TWIN FALLS -- The Idaho Judicial Council said Monday that a Twin Falls judge did not break any rules in his handling of a case related to the assault of a disabled student in the Dietrich High School locker room.
Fifth District Judge Randy Stoker was the target of widespread outrage after he handed down a sentence some said was far too lenient and ignored the role the victim's race played in the crime.
The case centered on an attack in the Dietrich High School locker room in October 2015, during which 18-year-old John R.K. Howard of Texas kicked a coathanger into the rectum of a mentally disabled black teenager.
Howard admitted to felony injury to a child as part of a plea deal that allowed him to avoid registering as a sex offender. Stoker sentenced him in February to three years of probation and 300 hours of community service.
The decision drew immediate backlash, with more than 175,000 people signing a petition for Stoker to be removed from the bench, the president of the regional NAACP office calling for him to step down, and three verified complaints filed with the Idaho Judicial Council.
The complaints, filed by six different people, alleged an erroneous decision and sentence, legal incompetence, appearance of impropriety and failure to disqualify.
The disciplinary panel concluded Monday after a review of the complaints that all three were unfounded.
One of the complaints charged that Stoker gave Howard a light sentence because the judge was a member of the Church of Jesus Christ of Latter Day Saints. That's not true, the panel said.
"Judge Stoker is not now nor ever was a member of the LDS Church," the Idaho Judicial Council wrote in a release.
The panel likewise rejected the complaint that the sentence or decision was erroneous, noting that Stoker had "meticulously reviewed criteria" during the sentencing, and sentenced Howard within the statuatory guidelines for felony injury to a child, which does not carry a mandatory minimum.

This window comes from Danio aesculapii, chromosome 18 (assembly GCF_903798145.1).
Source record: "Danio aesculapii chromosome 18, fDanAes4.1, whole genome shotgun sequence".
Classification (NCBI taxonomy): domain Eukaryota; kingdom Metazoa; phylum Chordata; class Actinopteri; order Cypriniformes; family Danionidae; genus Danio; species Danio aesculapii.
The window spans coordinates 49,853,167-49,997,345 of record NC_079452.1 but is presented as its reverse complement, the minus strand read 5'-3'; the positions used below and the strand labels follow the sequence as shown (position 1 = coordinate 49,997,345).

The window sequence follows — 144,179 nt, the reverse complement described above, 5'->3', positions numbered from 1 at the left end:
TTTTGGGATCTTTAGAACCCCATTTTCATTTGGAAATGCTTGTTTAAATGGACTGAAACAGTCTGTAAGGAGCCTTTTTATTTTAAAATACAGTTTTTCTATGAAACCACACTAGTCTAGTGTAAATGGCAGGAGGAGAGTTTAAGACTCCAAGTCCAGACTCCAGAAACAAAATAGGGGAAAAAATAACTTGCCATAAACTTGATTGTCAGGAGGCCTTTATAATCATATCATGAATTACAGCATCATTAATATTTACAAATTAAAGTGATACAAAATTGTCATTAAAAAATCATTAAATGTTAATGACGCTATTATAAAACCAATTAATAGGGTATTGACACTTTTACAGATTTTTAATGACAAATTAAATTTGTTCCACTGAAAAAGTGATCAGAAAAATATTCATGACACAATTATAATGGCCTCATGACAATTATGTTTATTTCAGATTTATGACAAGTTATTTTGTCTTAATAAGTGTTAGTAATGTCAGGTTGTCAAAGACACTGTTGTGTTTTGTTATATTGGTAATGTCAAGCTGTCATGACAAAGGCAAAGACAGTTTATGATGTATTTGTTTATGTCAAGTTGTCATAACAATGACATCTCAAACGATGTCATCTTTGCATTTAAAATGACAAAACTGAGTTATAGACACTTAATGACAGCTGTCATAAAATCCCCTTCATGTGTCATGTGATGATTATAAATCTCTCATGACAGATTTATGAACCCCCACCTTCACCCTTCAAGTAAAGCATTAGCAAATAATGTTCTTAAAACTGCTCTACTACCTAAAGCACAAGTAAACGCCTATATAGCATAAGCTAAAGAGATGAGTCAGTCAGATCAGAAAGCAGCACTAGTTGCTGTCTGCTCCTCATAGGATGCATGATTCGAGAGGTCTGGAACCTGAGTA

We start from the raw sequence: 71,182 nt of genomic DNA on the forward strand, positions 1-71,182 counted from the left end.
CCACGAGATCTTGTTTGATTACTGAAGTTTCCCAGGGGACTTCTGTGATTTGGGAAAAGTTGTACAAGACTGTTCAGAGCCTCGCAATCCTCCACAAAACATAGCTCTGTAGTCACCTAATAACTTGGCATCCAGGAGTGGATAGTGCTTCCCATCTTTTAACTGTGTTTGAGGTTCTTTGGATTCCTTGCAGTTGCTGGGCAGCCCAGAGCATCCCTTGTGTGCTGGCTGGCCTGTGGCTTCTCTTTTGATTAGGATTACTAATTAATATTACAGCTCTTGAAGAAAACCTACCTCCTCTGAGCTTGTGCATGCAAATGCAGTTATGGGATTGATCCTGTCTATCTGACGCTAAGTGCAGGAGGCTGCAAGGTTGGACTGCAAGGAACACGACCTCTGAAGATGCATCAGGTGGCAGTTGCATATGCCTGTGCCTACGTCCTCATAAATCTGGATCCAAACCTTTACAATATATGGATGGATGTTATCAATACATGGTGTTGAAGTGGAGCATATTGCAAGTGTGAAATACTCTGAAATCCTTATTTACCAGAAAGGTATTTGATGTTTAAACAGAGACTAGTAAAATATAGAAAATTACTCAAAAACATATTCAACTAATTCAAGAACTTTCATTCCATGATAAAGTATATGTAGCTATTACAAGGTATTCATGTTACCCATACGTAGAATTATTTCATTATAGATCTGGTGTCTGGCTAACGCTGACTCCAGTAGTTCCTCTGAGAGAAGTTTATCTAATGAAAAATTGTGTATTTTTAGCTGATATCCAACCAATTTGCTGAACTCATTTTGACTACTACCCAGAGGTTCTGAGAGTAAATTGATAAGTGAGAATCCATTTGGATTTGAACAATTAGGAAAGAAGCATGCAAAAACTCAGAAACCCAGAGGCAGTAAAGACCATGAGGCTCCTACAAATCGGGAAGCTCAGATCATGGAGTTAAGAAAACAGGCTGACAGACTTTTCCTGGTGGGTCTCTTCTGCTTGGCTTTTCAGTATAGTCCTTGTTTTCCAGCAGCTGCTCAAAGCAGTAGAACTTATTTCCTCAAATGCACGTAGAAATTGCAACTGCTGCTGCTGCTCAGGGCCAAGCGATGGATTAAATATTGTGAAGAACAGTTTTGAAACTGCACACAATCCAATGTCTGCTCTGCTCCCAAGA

Stoker also asked the prosecutor whether the victim's family had agreed to the plea deal, and was told that they had been informed about the plea agreement and were "fine with it.”
The victim's mother later contested that, telling Stoker at Howard's sentencing the light punishment was a "slap in the face" and that the legal system had failed her son.
Neither the defense nor the prosecution appealed the sentence.
The final complaint - legal incompetence - was also dismissed.
"It is apparent from the record the prosecution interviewed any eye witness to this incident as well as many other citizens or school officials about the case," the panel wrote. "The defense counsel filed many requests for discovery and was given all legal discovery. Judge Stoker knew all the pertinent facts from the court file and answers given from the defendant, his attorney, and the prosecution during court hearings."
The council also pointed to Deputy Attorney General Casey Hemmer's assertions to Stoker that the hanger attack was not racially motivated.
Civil attorneys for the victim's family - who filed a $10 million lawsuit against the school district - disagreed, describing physical bullying and racial taunting in the months leading up to the attack, including being called "watermelon," "chicken-eater" and the N-word. Students also drew pictures depicting the victim sitting in the back of a bus, draped a Confederate flag over his computer, and forced to sing an extremely vulgar song about lynching black people, according to the civil suit.
But Stoker said at sentencing he did not believe the nicknames were racist.
"The coaches admitted [victim] was called fried chicken, grape soda and Kool-Aid, but only because he said he liked those things," he said. "The coaches said they bought [victim] grape soda one time for getting a big play on the football field because it was one of his favorite things, and that moniker... hung on. I don't think that's a racial slur."
If he believed the assault had been racially motivated, Stoker said, he would have sent Howard to prison instead of placing him on probation.
The Idaho Judicial Council closed its investigation without discipline.
An Associated Press report found earlier this month that that is not unusual for the independent panel: despite getting about 80 yearly complaints against judges, the Idaho Judicial Council rarely determines that a complaint warrants punishment for the judge.
Out of 83 complaints in 2016, one judge was admonished privately and another was given a private written reprimand.
A motion hearing in the civil case against the Dietrich School District is set for July 27.